A Year of Literary Achievements at ISF

In the 2021-22 Academic Year, ISF students unleashed their imagination and literary prowess through writing competitions, weaving stories and tales, and even publishing their own books. Let us celebrate our students’ creativity and proud accomplishments on their literary journey!

An Aspiring Poet

Congratulations to Grade 2 student Coco Nakamura, an aspiring poet who won in the 2022 Hong Kong Young Writers Award (Poetry Group 1). This prestigious competition is held annually, attracting over 1,200 entries from approximately 200 schools last year, with entry categories covering fiction, non-fiction, poetry, and cover art. It aims to foster excellence in English writing and creativity by providing students with the opportunity to showcase their expressive talents.

An avid reader, Coco was fascinated by a book on poetry she was reading during the winter break. Writing on this year’s theme, Tales from the Mogao Grottoes, she began to research on the ancient caves in Dunhuang, Gansu province, China. “I studied the pictures very closely, imagining myself inside the picture, hearing the noises, smelling the smells, and looking at the colors. That’s how I got to start thinking of the main characters.”

What Coco found most challenging was shaping her draft into the form of a pantoum. With a vivid narrative, her poem depicts Empress Wu Zetian’s visit to town, interwoven with fantasies of the forgotten Library Cave in the Mogao Grottoes. “My poem was fantasy but I didn’t want it to be all fantasy, so I added in a real person.”

Coco was happy that she won, though this was her first time entering a writing competition and she was not expecting it. She also has some advice, “One thing that everyone should know about going to a writing competition is that hard work and lots of effort pay off.” She hopes to keep writing poems and stories, and try her best as far as possible.

Coco’s poem is titled “The Day the Empress Inspected the Town”

The Winter Olympic Spirit

The 2022 Beijing Winter Olympics touched the hearts of many people and Grade 8 student Sara Ng was one of them. Inspired by the Olympic spirit and her love for Chinese culture, Sara clinched first prize in an essay writing competition organized by the newspaper Ta Kung Pao on the theme, “How Hong Kong Students See the Winter Olympics”.

Entering the competition was not only an opportunity to practice her writing skills, but also enriched Sara’s understanding of Chinese culture. As she described in her winning piece, “During the countdown to the opening ceremony, the last second coincides with Lichun (立春), the beginning of spring, which signifies that we are welcoming the arrival of spring with friends from all around the world.”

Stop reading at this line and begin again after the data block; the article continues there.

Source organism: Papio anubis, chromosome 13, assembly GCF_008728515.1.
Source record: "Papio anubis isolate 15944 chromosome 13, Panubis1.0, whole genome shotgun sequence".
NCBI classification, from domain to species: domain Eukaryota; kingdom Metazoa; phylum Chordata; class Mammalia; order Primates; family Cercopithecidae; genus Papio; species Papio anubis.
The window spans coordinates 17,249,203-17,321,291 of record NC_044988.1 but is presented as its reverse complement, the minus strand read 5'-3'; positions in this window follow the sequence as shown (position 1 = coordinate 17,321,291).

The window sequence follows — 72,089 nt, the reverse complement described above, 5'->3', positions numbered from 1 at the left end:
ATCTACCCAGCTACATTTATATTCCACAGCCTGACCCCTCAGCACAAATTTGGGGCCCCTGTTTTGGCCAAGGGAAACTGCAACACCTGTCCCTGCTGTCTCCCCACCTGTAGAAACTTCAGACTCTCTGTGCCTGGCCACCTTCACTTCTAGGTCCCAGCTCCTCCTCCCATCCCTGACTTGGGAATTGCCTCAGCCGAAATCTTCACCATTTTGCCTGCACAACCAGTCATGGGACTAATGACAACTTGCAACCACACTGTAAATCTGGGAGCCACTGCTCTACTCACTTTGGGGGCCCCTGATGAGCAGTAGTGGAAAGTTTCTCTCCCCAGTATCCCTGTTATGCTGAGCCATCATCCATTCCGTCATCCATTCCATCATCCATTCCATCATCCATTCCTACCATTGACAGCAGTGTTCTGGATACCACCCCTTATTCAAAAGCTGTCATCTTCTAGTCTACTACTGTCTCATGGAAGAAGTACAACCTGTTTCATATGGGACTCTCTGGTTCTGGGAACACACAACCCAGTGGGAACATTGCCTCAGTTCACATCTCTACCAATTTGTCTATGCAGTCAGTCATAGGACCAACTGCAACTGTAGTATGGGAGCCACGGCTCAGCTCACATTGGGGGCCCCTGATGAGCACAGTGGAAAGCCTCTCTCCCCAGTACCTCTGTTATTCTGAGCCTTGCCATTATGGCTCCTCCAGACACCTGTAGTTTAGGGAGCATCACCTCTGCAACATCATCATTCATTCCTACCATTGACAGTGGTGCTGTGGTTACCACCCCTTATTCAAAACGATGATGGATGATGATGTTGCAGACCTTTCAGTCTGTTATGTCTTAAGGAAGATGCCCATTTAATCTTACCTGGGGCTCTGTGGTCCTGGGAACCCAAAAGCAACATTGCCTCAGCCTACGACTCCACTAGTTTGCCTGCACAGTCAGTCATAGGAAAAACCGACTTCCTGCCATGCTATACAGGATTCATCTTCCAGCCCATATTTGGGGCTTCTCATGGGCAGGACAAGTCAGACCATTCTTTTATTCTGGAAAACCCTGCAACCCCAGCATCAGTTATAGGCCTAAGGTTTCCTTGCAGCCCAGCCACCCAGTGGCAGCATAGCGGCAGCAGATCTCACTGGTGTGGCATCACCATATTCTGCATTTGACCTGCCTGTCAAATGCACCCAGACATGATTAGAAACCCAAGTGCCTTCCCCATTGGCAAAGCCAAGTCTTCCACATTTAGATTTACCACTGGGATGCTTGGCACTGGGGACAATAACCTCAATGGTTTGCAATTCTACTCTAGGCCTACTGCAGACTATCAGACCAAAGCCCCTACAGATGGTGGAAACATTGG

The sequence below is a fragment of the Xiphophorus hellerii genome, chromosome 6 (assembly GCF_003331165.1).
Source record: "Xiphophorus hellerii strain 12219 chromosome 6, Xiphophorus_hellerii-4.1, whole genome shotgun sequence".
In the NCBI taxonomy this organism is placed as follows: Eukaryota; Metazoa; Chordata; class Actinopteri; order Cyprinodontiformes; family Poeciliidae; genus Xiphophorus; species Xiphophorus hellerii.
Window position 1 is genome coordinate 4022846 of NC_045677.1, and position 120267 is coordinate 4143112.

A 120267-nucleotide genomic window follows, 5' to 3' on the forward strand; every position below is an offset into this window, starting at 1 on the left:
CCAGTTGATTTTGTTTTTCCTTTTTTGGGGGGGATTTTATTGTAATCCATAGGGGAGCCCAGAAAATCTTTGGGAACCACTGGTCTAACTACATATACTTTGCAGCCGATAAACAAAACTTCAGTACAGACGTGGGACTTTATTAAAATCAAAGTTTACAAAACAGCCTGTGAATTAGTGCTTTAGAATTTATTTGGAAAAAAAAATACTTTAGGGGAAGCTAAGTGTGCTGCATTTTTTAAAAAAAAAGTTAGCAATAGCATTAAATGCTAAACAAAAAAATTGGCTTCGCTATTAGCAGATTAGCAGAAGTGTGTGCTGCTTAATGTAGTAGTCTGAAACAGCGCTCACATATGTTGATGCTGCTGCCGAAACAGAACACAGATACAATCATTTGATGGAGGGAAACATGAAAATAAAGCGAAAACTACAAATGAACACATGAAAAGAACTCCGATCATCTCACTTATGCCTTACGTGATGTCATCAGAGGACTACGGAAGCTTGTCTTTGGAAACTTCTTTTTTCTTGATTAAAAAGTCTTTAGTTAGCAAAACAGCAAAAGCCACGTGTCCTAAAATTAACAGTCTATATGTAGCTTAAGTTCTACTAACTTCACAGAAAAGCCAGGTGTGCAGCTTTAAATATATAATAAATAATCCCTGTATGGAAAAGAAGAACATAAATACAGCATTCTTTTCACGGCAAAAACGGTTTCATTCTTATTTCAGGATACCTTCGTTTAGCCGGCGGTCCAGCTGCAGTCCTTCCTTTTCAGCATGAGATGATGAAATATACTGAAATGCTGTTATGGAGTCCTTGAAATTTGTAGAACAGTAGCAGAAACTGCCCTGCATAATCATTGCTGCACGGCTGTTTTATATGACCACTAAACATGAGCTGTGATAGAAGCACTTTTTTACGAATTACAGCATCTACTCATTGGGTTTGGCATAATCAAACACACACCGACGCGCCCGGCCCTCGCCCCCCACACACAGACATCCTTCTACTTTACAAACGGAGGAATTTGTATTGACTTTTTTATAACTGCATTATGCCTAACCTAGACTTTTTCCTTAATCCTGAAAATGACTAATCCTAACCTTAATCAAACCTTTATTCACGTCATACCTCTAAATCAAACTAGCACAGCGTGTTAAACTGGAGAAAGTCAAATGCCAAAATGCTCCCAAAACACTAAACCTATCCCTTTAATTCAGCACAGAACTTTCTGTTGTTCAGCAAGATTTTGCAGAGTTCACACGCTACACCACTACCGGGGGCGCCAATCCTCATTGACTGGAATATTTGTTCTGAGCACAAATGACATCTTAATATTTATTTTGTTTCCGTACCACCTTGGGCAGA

Sara knew that the ceremony would be a stunning spectacle when she learned that it would be directed by the acclaimed Chinese filmmaker Zhang Yimou. Snowflakes representing all the participating delegations were the centerpiece of the ceremony. In Chinese, snowflake translates as “snow flower” (雪花), which Sara borrows in the title of her essay, “A Flower that Never Withers” (《永不凋零的花》). This year’s Winter Olympics have ended, but the spirit and legacy endure.

Sara believes that writing is about expressing one’s true feelings and sentiments. With this being her first writing competition, winning came as a joyful surprise. During visits to Beijing with her family, Sara found herself captivated by the sights and traditional architecture steeped in history and culture. She hopes to keep writing in her leisure as an avenue for expressing herself, and to promote Chinese culture through her words.

Sara’s drawing illustrates the unity of people across all nations

Into the Realm of Science Fiction

As part of the IB Middle Years Programme, Grade 10 students continued to develop their interdisciplinary learning, combining perspectives and synthesizing knowledge from different disciplines to create new meaning and understanding. The Science Fiction unit culminated in the publication of Énouement, a collection of thirteen highly inventive stories intended to impart “the bittersweet feeling of arriving at the future, seeing how things turned out, but not being able to tell your past self.”

Our young authors explored the futures written across the universe, combining a diverse range of Sciences and English expressionism, and artfully expressed some of their wildest ideas through words and illustrations. The stories portray a series of prophecies on heroes and extinction, nanobots, terraforming of Mars, genetically modified viruses, bioweapons, mass destruction… Intertwined in these catastrophic prophecies are artworks created by Grade 10 Visual Arts students, each inspired by a story and effected with full creative freedom.

Reflecting on their undertaking, the student editorial team wrote, “In the process of editing and publishing this book, we were able to put together a team with a united goal and a passion for creation.” From apocalyptic worlds to adventures in outer space, the fictitious tales seek to explore our shared humanity through the examination of challenges posed at the edge of scientific possibility.